3.4.1. Glutathione regulation of sulfur assimilation

As a major storage and transport form of reduced sulfur and non-protein cysteine, glutathione has been implicated in the regulation of sulfur metabolism in Arabidopsis, as in other plants (Kopriva and Rennenberg, 2004). Several components involved in sulfur assimilation are regulated by glutathione. Inhibition of sulfate uptake by GSH occurs in tobacco (Herschbach and Rennenberg, 1994). Similarly, glutathione has been reported to repress sulfur assimilation and uptake activities of sulfate transporters in a number of species (Buchner et al., 2004). In Arabidopsis, GSH inhibits the expression of AST68, a sulfate transporter, and ATP sulfurylase 1 (APS1), accompanied by a decrease of sulfate influx and APS activity in the roots (Lappartient et al., 1999). All three isoforms of the second enzyme of the sulfate assimilation pathway, adenosine 5′-phosphosulfate reductase (APR), seem to be particularly sensitive to inhibition by glutathione at the levels of transcripts and activity in Arabidopsis roots (Vauclare et al., 2002).

Available evidence suggests that GSH is the most important reductant for APR (Leustek, 2002). This enzyme contains a carboxyl domain with homology to TRX that appears to act as a functional GRX, as it uses GSH to reduce adenosine 5′-phosphosulfate to sulfite with apparent KMGSH values of 0.6 to 1 mM (Bick et al., 1998). Post-translational redox control of APR (particularly APR1) marks it out as a significant control point in response to glutathione oxidation (Leustek, 2002).

3.4.2. Manipulation of sulfur assimilation and effects on glutathione

Sulfur availability limits GSH accumulation in plants (Nikiforova et al., 2003). An Arabidopsis mutant defective in the Sultr1;2 gene, encoding a high affinity sulphate transporter, has decreased levels of glutathione (Maruyama-Nakashita et al., 2003) while constitutive expression of a bacterial APR in Arabidopsis increases the contents of both cysteine and glutathione (Tsakraklides et al., 2002). Overexpression of the cysteine synthesis pathway enhances cysteine and glutathione contents in Arabidopsis and tobacco (Harms et al, 2000; Noji and Saito, 2002; Wirtz and Hell, 2007). Environmental stresses such as ozone concomitantly increase cysteine and glutathione levels, associated with the posttranslational activation of APR1 (Bick et al., 2001). Genes encoding all three APRs are also induced by intracellular H2O2, as are cysteine, γ-EC, and glutathione (Queval et al., 2009).


4.1. Enzymes, Mutants, and Inhibitors

The committed pathway of glutathione synthesis in plants has been well established for many years (Rennenberg, 1982; Noctor et al., 2002; Mullineaux and Rausch, 2005). The metabolic route is essentially similar to the pathway in most other organisms containing GSH (Meister, 1988b). From glutamate, cysteine, and glycine, two ATP-dependent enzymes produce GSH via the intermediate, γ-EC (Figure 3). Plant sequences for the single genes that encode each of these enzymes were first reported in Arabidopsis (May and Leaver, 1994; Ullman et al., 1996). The first enzyme, γ-ECS, is encoded by the GSH1 gene (At4g23100). In wheat leaves, γ-ECS activities are strongly associated with chloroplasts (Noctor et al., 2002) and subcellular localization studies of the Arabidopsis protein have convincingly demonstrated that the enzyme is restricted to plastids (Wachter et al., 2005). In contrast, the GSH2 gene (At5g27380) encodes two transcripts. The most abundant is the shorter form, which encodes a cytosolic GSH-S, while the longer form encodes a chloroplast-targeted protein (Wachter et al., 2005). Thus, the first step of glutathione synthesis is located in the plastid while the second step can occur in both chloroplasts and cytosol. Plastidic γ-ECS and cytosolic GSH-S are linked by γ-EC export across the chloroplast envelope and transporters have recently been described that are competent in both γ-EC and GSH transport (Maughan et al., 2010).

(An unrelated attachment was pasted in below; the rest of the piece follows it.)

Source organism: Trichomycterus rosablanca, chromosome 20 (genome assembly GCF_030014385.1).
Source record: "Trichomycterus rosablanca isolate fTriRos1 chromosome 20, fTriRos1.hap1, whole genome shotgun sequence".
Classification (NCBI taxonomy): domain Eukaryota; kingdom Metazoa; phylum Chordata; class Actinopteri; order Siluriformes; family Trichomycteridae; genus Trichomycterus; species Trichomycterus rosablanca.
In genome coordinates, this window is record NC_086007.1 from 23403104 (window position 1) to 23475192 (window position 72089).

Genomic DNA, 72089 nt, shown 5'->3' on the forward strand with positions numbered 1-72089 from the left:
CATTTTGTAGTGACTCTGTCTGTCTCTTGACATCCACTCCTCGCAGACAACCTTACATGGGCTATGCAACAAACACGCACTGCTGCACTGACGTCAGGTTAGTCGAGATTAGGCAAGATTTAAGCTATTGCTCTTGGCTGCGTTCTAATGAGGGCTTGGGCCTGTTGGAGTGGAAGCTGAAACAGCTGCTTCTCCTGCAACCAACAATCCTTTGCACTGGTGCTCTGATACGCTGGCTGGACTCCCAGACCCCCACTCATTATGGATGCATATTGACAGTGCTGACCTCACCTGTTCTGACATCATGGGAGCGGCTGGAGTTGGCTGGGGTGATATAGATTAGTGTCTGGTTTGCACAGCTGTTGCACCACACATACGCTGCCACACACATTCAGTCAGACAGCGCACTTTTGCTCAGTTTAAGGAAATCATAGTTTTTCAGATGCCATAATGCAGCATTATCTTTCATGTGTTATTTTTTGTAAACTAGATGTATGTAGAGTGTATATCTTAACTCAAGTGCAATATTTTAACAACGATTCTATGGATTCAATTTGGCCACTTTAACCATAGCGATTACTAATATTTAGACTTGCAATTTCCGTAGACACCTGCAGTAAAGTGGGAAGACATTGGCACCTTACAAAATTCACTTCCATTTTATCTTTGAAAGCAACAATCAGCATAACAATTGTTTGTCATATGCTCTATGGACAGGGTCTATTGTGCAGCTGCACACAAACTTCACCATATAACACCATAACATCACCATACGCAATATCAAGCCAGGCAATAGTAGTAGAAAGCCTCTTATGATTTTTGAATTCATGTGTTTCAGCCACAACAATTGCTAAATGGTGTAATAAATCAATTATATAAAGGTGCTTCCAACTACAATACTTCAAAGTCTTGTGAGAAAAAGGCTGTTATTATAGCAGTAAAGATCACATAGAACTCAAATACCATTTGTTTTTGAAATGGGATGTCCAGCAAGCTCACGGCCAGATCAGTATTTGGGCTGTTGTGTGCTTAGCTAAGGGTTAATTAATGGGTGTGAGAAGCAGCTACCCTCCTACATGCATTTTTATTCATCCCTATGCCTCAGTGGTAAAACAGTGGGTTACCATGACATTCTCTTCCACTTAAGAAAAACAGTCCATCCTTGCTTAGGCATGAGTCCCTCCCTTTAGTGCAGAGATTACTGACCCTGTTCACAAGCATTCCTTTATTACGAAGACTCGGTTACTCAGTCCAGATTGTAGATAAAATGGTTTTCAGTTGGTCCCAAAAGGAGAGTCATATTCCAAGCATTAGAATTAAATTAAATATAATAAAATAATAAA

4.1.1. γ-ECS mutants

Knockout mutations in GSH1 produce an embryo-lethal phenotype (Cairns et al., 2006). Less severe mutations in this gene, which produce partial decreases in glutathione contents, have been extremely useful in elucidating the functions of glutathione in plants. The rml1 (rootmeristemless1) mutant has less than 5% of wild-type glutathione contents. It fails to develop a root apical meristem because the cells arrest at the G1 phase of the cell cycle (Vernoux et al., 2000). This mutant is much less affected in its shoot phenotype. By combining the rml1 mutation with mutations in the two genes encoding dual-addressed cytosolic/mitochondrial NADPH-thioredoxin reductases (NTRA, At2g17420; NTRB At4g35460), it was shown that there is functional redundancy between glutathione and TRX systems in the control of shoot apical meristem function (Reichheld et al., 2007). Moreover, the combination of the cad2 mutation with ntra and ntrb resulted in perturbed auxin transport and metabolism, together with a loss of apical dominance and reduced secondary root production (Bashandy et al., 2010).